The operator of the crippled Fukushima nuclear plant said it has removed a 20-ton piece of rubble from a destroyed reactor in what it called a "major step forward" in decommissioning.
After months of planning, Tokyo Electric Power Co (Tepco) said it used giant cranes on Sunday to lift one fuel handling machine, which was destroyed when a quake-sparked tsunami sent some of the plant's reactors into meltdown in March 2011.
The company described the delicate operation as a critical step toward clearing highly radioactive spent fuel rods from the cooling pool inside its badly damaged Reactor number 3.
The fuel handling machine was a key part of the process that transferred nuclear fuel assemblies into the reactor core.
"It paves the way for continued progress and is a milestone in reducing the risk of removing spent fuel assemblies," said the company's chief decommissioning officer Naohiro Masuda.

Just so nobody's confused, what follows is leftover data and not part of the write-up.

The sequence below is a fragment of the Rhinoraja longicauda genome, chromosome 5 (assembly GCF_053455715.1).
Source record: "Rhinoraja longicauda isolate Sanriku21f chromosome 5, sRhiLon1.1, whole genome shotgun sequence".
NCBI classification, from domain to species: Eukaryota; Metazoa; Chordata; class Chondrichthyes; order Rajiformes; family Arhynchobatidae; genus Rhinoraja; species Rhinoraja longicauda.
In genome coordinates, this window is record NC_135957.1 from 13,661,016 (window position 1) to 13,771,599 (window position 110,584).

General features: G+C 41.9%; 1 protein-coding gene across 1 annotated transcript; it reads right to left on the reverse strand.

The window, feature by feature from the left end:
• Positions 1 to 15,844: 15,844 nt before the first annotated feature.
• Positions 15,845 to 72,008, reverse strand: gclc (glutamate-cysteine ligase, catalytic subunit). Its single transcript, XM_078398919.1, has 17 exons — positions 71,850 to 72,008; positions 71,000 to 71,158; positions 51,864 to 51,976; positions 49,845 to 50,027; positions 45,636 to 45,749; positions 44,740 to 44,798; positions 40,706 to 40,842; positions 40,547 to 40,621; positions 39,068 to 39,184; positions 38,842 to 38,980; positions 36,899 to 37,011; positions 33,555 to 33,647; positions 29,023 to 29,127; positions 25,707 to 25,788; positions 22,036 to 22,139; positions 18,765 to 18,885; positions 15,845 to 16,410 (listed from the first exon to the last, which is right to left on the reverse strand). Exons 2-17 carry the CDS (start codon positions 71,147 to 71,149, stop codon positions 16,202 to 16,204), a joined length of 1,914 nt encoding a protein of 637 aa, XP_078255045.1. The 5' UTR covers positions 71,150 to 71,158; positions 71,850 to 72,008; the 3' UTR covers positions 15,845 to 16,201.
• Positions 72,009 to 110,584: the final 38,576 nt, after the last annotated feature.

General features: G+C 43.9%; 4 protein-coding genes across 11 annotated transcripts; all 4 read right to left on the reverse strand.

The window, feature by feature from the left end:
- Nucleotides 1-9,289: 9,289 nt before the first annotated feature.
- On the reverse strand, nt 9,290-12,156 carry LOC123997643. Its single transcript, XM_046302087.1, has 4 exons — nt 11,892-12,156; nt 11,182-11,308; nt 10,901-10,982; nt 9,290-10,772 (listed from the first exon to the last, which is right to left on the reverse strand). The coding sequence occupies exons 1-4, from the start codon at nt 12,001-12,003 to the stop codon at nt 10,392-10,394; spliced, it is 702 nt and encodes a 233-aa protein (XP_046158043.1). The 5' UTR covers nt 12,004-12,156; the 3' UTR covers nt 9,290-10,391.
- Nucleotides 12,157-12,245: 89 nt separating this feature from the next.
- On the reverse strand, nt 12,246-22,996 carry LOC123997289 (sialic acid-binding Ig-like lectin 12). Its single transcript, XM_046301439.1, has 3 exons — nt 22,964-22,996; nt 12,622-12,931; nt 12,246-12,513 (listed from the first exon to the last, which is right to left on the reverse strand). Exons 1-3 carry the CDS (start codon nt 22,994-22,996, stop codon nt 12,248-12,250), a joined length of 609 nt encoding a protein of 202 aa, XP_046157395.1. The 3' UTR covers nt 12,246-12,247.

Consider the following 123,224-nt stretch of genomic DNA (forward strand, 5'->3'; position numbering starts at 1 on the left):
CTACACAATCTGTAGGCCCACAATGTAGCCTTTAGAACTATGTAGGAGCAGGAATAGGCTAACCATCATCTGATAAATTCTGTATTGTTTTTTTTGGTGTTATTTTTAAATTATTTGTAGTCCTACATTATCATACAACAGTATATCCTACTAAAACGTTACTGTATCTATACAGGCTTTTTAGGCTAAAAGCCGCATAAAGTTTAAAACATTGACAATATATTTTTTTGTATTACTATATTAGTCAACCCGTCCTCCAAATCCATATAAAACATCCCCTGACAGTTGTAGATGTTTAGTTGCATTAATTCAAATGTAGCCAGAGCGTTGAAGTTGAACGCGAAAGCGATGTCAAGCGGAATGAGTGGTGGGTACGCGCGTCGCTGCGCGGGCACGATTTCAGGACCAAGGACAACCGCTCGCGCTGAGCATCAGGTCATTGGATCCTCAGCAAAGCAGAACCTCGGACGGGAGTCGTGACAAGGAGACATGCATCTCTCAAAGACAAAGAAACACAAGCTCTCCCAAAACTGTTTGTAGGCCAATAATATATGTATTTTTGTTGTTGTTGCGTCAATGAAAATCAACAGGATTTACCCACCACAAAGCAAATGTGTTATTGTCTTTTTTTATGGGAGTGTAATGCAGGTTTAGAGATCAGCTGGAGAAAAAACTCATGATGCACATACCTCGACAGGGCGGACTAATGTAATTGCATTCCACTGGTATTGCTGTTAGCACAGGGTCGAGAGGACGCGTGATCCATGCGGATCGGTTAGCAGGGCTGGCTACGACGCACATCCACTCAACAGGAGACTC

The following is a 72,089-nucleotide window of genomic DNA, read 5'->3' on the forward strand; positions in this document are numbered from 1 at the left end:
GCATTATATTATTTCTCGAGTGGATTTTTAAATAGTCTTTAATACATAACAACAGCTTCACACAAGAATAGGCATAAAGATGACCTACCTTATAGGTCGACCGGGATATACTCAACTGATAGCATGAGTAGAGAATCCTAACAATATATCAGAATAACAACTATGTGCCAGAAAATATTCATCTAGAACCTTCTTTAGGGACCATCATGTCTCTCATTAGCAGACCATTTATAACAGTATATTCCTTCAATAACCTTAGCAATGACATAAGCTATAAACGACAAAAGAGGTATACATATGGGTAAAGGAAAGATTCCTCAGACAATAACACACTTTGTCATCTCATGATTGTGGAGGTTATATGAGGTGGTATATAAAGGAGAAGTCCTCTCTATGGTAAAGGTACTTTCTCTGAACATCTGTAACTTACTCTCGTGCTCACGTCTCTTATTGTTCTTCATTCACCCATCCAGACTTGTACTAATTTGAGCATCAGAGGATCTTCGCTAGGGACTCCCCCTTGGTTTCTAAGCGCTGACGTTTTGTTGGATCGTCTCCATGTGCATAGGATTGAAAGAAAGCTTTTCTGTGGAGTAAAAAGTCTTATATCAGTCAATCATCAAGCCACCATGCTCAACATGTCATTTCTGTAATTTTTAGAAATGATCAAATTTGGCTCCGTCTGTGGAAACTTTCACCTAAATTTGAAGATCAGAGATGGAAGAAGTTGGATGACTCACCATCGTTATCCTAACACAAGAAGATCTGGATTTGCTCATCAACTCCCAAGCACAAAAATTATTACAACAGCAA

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Removing fuel from the pool at the site's reactors is scheduled to last until the second half of 2021.
However, decommissioning efforts to clean up the debris at the shattered plant are expected to last some four decades.
The announcement comes several days after the government said compensation costs from the worst nuclear disaster since Chernobyl in 1986 are expected to be more than $57 billion.
Tokyo has poured billions of dollars into the embattled company to keep it afloat as it stumps up cash for decommissioning the reactors, cleaning up the mess from the disaster and paying compensation.